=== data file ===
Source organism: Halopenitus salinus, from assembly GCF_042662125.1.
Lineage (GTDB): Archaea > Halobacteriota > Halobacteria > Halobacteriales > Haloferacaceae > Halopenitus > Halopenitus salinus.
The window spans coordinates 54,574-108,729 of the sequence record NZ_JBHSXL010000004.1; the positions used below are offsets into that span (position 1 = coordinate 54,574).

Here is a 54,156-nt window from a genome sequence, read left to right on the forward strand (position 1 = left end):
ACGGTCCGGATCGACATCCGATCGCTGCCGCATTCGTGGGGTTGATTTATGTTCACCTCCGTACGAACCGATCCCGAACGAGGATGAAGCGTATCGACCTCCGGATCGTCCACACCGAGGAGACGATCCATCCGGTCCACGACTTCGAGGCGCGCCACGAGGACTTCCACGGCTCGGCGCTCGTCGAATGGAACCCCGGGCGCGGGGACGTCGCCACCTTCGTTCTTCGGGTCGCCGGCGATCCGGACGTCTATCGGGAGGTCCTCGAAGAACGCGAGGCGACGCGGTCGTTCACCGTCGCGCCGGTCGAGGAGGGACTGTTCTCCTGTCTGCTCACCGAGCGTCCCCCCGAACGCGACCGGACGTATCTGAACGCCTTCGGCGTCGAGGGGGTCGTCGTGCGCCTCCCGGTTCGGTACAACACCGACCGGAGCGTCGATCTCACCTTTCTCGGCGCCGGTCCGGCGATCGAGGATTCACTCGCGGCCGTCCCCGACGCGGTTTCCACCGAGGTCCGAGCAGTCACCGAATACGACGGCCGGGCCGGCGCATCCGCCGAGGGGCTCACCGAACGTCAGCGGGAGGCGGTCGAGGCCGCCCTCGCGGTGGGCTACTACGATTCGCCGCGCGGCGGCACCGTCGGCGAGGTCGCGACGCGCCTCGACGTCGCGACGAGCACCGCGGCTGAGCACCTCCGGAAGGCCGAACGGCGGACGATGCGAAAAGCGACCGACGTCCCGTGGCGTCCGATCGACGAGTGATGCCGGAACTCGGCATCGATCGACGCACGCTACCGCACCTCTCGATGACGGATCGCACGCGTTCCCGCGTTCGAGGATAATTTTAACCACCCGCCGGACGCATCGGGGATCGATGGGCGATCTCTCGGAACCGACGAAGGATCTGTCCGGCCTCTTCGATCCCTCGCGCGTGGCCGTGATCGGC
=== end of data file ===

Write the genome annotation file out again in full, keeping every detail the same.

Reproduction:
Source organism: Halopenitus salinus, from assembly GCF_042662125.1.
Lineage (GTDB): Archaea > Halobacteriota > Halobacteria > Halobacteriales > Haloferacaceae > Halopenitus > Halopenitus salinus.
The window spans coordinates 54,574-108,729 of the sequence record NZ_JBHSXL010000004.1; the positions used below are offsets into that span (position 1 = coordinate 54,574).

Here is a 54,156-nt window from a genome sequence, read left to right on the forward strand (position 1 = left end):
ACGGTCCGGATCGACATCCGATCGCTGCCGCATTCGTGGGGTTGATTTATGTTCACCTCCGTACGAACCGATCCCGAACGAGGATGAAGCGTATCGACCTCCGGATCGTCCACACCGAGGAGACGATCCATCCGGTCCACGACTTCGAGGCGCGCCACGAGGACTTCCACGGCTCGGCGCTCGTCGAATGGAACCCCGGGCGCGGGGACGTCGCCACCTTCGTTCTTCGGGTCGCCGGCGATCCGGACGTCTATCGGGAGGTCCTCGAAGAACGCGAGGCGACGCGGTCGTTCACCGTCGCGCCGGTCGAGGAGGGACTGTTCTCCTGTCTGCTCACCGAGCGTCCCCCCGAACGCGACCGGACGTATCTGAACGCCTTCGGCGTCGAGGGGGTCGTCGTGCGCCTCCCGGTTCGGTACAACACCGACCGGAGCGTCGATCTCACCTTTCTCGGCGCCGGTCCGGCGATCGAGGATTCACTCGCGGCCGTCCCCGACGCGGTTTCCACCGAGGTCCGAGCAGTCACCGAATACGACGGCCGGGCCGGCGCATCCGCCGAGGGGCTCACCGAACGTCAGCGGGAGGCGGTCGAGGCCGCCCTCGCGGTGGGCTACTACGATTCGCCGCGCGGCGGCACCGTCGGCGAGGTCGCGACGCGCCTCGACGTCGCGACGAGCACCGCGGCTGAGCACCTCCGGAAGGCCGAACGGCGGACGATGCGAAAAGCGACCGACGTCCCGTGGCGTCCGATCGACGAGTGATGCCGGAACTCGGCATCGATCGACGCACGCTACCGCACCTCTCGATGACGGATCGCACGCGTTCCCGCGTTCGAGGATAATTTTAACCACCCGCCGGACGCATCGGGGATCGATGGGCGATCTCTCGGAACCGACGAAGGATCTGTCCGGCCTCTTCGATCCCTCGCGCGTGGCCGTGATCGGC